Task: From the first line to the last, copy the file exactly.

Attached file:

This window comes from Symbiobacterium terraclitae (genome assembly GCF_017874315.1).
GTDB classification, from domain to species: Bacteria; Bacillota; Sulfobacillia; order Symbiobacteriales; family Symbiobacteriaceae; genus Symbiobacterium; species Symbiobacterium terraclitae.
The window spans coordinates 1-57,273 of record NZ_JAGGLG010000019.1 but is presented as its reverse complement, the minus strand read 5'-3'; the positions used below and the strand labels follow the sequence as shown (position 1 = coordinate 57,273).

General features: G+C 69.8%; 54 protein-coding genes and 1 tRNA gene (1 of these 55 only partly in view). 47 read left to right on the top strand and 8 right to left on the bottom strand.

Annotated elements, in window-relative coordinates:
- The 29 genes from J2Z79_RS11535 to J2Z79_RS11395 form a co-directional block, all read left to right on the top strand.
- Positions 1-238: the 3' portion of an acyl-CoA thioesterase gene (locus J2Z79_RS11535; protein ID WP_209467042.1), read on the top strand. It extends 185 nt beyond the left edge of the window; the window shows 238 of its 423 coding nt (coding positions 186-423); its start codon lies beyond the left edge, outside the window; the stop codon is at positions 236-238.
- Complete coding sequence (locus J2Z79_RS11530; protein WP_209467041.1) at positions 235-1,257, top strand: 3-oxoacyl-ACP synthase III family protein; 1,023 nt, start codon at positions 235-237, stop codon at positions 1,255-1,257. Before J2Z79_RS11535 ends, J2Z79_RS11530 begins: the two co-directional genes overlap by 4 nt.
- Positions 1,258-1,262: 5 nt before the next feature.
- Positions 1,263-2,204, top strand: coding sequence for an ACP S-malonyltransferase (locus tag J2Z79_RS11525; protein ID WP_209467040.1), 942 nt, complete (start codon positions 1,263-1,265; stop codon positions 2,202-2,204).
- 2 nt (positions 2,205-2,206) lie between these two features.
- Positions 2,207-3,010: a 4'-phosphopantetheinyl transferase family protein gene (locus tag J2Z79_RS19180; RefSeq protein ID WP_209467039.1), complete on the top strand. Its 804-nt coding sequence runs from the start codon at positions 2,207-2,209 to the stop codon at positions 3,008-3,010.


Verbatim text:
This window comes from Symbiobacterium terraclitae (genome assembly GCF_017874315.1).
GTDB classification, from domain to species: Bacteria; Bacillota; Sulfobacillia; order Symbiobacteriales; family Symbiobacteriaceae; genus Symbiobacterium; species Symbiobacterium terraclitae.
The window spans coordinates 1-57,273 of record NZ_JAGGLG010000019.1 but is presented as its reverse complement, the minus strand read 5'-3'; the positions used below and the strand labels follow the sequence as shown (position 1 = coordinate 57,273).

General features: G+C 69.8%; 54 protein-coding genes and 1 tRNA gene (1 of these 55 only partly in view). 47 read left to right on the top strand and 8 right to left on the bottom strand.

Annotated elements, in window-relative coordinates:
- The 29 genes from J2Z79_RS11535 to J2Z79_RS11395 form a co-directional block, all read left to right on the top strand.
- Positions 1-238: the 3' portion of an acyl-CoA thioesterase gene (locus J2Z79_RS11535; protein ID WP_209467042.1), read on the top strand. It extends 185 nt beyond the left edge of the window; the window shows 238 of its 423 coding nt (coding positions 186-423); its start codon lies beyond the left edge, outside the window; the stop codon is at positions 236-238.
- Complete coding sequence (locus J2Z79_RS11530; protein WP_209467041.1) at positions 235-1,257, top strand: 3-oxoacyl-ACP synthase III family protein; 1,023 nt, start codon at positions 235-237, stop codon at positions 1,255-1,257. Before J2Z79_RS11535 ends, J2Z79_RS11530 begins: the two co-directional genes overlap by 4 nt.
- Positions 1,258-1,262: 5 nt before the next feature.
- Positions 1,263-2,204, top strand: coding sequence for an ACP S-malonyltransferase (locus tag J2Z79_RS11525; protein ID WP_209467040.1), 942 nt, complete (start codon positions 1,263-1,265; stop codon positions 2,202-2,204).
- 2 nt (positions 2,205-2,206) lie between these two features.
- Positions 2,207-3,010: a 4'-phosphopantetheinyl transferase family protein gene (locus tag J2Z79_RS19180; RefSeq protein ID WP_209467039.1), complete on the top strand. Its 804-nt coding sequence runs from the start codon at positions 2,207-2,209 to the stop codon at positions 3,008-3,010.